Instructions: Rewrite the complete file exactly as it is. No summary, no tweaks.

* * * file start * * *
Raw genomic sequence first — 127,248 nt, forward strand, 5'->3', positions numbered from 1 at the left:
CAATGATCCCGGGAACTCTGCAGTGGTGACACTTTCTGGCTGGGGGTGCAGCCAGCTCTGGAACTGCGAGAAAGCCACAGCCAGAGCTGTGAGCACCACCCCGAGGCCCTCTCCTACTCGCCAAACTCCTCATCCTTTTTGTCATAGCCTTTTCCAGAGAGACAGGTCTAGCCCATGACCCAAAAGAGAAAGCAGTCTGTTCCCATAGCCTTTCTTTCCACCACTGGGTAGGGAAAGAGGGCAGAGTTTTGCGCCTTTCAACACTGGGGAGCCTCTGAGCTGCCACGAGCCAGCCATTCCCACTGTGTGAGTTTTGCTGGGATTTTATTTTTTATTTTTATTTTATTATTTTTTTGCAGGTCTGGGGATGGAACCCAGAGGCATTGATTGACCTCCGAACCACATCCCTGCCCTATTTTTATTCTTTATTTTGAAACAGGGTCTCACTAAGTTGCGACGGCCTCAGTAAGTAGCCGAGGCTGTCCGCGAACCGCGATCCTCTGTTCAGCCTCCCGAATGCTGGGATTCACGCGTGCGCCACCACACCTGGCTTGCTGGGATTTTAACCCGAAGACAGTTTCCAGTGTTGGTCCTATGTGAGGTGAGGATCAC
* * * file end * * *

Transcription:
Raw genomic sequence first — 127,248 nt, forward strand, 5'->3', positions numbered from 1 at the left:
CAATGATCCCGGGAACTCTGCAGTGGTGACACTTTCTGGCTGGGGGTGCAGCCAGCTCTGGAACTGCGAGAAAGCCACAGCCAGAGCTGTGAGCACCACCCCGAGGCCCTCTCCTACTCGCCAAACTCCTCATCCTTTTTGTCATAGCCTTTTCCAGAGAGACAGGTCTAGCCCATGACCCAAAAGAGAAAGCAGTCTGTTCCCATAGCCTTTCTTTCCACCACTGGGTAGGGAAAGAGGGCAGAGTTTTGCGCCTTTCAACACTGGGGAGCCTCTGAGCTGCCACGAGCCAGCCATTCCCACTGTGTGAGTTTTGCTGGGATTTTATTTTTTATTTTTATTTTATTATTTTTTTGCAGGTCTGGGGATGGAACCCAGAGGCATTGATTGACCTCCGAACCACATCCCTGCCCTATTTTTATTCTTTATTTTGAAACAGGGTCTCACTAAGTTGCGACGGCCTCAGTAAGTAGCCGAGGCTGTCCGCGAACCGCGATCCTCTGTTCAGCCTCCCGAATGCTGGGATTCACGCGTGCGCCACCACACCTGGCTTGCTGGGATTTTAACCCGAAGACAGTTTCCAGTGTTGGTCCTATGTGAGGTGAGGATCAC